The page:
(Almaty, 28-29 August 2003)
UNECE Side Event
Efficient trade and transport facilitation within an integrated, holistic framework
From analysis to implementation - Introducing trade and transport facilitation measures
in an integrated environment
Statement by Mrs. Brigita Schmögnerová,
Landlocked developing countries face very specific challenges ranging from geographical distance from the markets, poor infrastructure and maintenance problems, inadequate trade, customs and institutional environment to their vulnerability with regard to their neighbours, i.e. the transit countries. Therefore, being landlocked certainly accounts for many economic, infrastructure and political hardships. However many problems landlocked countries face have the potential to be overcome or at least mitigated in the long run, with the right mix of policies at country- and regional levels. These policies should address weaknesses in infrastructure, in capacity (both human and physical), in institutional, administrative and regulatory frameworks that characterize all landlocked developing countries. Governments of landlocked and coastal countries as well as the international community and donor agencies should attach increased importance to this multifaceted and closely linked mix of problems and attempt to deal with them in their many aspects. In order to provide some guidance in this respect, UNECE has attempted to link three concepts, which have recently been developed by well-known economists. They characterize very well the three main areas of challenges faced by landlocked developing countries, that is:
- The physical distance - a geographic given,
- The political distance - determined by the landlocked country's relationship with its neighbours, and
- The economic distance - defined by the actual costs and the predictability of reaching markets
There is no doubt that the geographical distance to markets is one of the most important growth factors for landlocked developing countries. It is, however, not only the physical distance, i.e. geography, that influences their economic success or failure. Political instability, security problems, bad neighbourly relations and high costs linked to inefficient administrations or cumbersome procedures can further aggravate the situation and effectively prevent a landlocked country from trading internationally. Likewise, even if the infrastructure is in place, trade will not take off if the relevant trade procedures are too complicated and trade institutions are inadequate.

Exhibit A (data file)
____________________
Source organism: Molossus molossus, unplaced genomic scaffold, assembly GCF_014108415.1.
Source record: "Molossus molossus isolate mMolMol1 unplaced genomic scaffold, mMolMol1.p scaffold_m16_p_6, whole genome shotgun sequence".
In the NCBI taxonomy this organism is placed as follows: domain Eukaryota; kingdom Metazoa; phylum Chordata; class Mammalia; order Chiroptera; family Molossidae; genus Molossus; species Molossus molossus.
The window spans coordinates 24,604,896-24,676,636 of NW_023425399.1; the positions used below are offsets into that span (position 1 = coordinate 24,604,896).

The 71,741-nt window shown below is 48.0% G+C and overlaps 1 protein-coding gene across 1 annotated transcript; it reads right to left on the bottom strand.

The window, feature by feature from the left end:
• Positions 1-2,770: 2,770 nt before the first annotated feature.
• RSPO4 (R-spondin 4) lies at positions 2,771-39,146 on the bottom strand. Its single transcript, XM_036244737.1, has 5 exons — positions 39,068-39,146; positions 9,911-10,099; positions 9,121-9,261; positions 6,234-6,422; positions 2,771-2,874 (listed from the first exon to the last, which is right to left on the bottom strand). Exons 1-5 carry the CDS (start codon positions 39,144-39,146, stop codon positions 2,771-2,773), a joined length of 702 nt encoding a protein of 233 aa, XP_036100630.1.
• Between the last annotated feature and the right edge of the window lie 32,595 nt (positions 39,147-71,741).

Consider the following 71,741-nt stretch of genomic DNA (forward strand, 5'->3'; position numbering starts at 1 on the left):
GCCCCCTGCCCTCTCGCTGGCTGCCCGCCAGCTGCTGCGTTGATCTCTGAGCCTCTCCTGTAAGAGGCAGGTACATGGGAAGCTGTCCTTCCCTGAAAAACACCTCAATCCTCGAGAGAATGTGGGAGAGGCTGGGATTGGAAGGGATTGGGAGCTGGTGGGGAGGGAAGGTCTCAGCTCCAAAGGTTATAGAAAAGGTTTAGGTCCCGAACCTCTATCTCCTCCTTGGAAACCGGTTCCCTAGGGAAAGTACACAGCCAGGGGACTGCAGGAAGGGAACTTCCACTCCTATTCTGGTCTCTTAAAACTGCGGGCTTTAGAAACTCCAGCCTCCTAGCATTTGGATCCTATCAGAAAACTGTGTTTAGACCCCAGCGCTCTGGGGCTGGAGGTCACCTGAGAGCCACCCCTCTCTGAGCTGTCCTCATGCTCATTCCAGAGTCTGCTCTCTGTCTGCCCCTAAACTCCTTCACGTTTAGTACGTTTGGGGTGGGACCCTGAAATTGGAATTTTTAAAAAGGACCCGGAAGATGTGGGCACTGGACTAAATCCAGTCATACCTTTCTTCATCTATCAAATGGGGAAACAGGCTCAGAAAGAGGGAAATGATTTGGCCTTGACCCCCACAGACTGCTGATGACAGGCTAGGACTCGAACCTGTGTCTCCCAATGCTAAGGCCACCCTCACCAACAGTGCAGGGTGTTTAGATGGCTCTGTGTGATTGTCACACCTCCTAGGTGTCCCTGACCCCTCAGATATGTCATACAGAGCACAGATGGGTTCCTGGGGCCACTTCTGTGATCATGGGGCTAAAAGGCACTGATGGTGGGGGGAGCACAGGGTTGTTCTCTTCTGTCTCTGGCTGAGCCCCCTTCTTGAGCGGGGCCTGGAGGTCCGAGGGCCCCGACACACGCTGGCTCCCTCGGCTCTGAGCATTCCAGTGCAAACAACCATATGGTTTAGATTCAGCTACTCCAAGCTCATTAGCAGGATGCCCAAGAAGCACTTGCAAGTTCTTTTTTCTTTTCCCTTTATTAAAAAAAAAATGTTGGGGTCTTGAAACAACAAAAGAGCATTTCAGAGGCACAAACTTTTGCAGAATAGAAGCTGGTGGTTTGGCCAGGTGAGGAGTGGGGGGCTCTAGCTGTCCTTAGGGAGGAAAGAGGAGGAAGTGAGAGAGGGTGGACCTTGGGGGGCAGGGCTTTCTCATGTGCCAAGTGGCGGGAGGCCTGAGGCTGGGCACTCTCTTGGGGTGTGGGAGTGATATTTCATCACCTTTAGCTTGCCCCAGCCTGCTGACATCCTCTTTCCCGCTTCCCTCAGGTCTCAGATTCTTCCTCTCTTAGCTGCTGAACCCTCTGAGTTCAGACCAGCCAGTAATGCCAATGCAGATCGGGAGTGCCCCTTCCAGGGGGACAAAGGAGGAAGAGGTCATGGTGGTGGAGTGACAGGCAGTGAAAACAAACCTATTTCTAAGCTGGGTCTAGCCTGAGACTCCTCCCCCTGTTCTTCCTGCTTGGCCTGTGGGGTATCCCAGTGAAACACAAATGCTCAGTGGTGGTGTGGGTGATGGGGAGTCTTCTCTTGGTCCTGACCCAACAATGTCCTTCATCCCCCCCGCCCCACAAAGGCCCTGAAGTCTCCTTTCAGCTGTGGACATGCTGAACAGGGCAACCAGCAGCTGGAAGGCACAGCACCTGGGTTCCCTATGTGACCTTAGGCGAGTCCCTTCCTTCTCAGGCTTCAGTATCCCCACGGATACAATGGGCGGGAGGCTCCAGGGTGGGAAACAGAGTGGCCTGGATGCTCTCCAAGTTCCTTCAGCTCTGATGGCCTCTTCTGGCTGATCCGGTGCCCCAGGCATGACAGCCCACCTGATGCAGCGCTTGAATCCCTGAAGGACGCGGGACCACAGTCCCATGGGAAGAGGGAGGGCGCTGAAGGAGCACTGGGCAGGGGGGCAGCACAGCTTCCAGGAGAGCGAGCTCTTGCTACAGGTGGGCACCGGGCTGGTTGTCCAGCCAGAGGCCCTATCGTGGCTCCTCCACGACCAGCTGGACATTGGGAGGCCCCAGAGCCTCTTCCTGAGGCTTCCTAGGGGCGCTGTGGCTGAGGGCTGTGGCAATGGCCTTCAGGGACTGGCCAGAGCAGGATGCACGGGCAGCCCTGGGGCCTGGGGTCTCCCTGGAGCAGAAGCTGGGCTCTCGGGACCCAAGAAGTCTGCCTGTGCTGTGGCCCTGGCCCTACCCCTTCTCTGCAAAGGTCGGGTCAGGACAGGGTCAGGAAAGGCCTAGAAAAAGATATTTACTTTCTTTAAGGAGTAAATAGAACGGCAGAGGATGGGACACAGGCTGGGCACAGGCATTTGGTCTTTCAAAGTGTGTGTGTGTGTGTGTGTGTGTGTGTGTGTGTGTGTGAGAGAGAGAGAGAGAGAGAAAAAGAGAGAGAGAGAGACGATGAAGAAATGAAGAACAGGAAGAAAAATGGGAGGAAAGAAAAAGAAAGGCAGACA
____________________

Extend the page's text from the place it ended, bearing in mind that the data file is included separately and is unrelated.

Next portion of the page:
The success of a landlocked country to become part of international markets, its competitiveness as well as its growth prospects are therefore a function of these three distances, the physical, the political and the economic. Policymakers of course need to take account of all three aspects and carefully plan any kind of reform around them. The UNECE Parallel Event on Trade and Transport Facilitation as well as the background paper prepared for this purpose, however, will focus on just one of these distances: the economic distance and its reduction through trade and transport facilitation.
For disadvantaged landlocked countries, integrated trade and transport facilitation measures can be a particularly effective tool in offsetting the barriers they face in regional and global trade. Improvements in transport and transit facilities, lower transaction costs and higher customs revenue as well as increased traffic volume will eventually benefit all and have an impact on economic growth and income distribution. Trade facilitation is often identified with highly technical and expensive procedures, but there are some very simple, basic measures which are neither very costly nor complicated to implement, and which can make a huge impact on the way trade and transport function. Such simple measures include adequate opening hours at border stations, joint customs posts with neighbouring countries, or the publishing of applicable rules, laws, procedures or security measures. Traders and investors look for predictability, accountability and reliability. If such basic enabling conditions are not given, trade flows are simply diverted.
Trade facilitation measures require realistic timeframes that have to include long-term implications, acquire the support of all stakeholders, public and private, and take into consideration the financial viability of projects.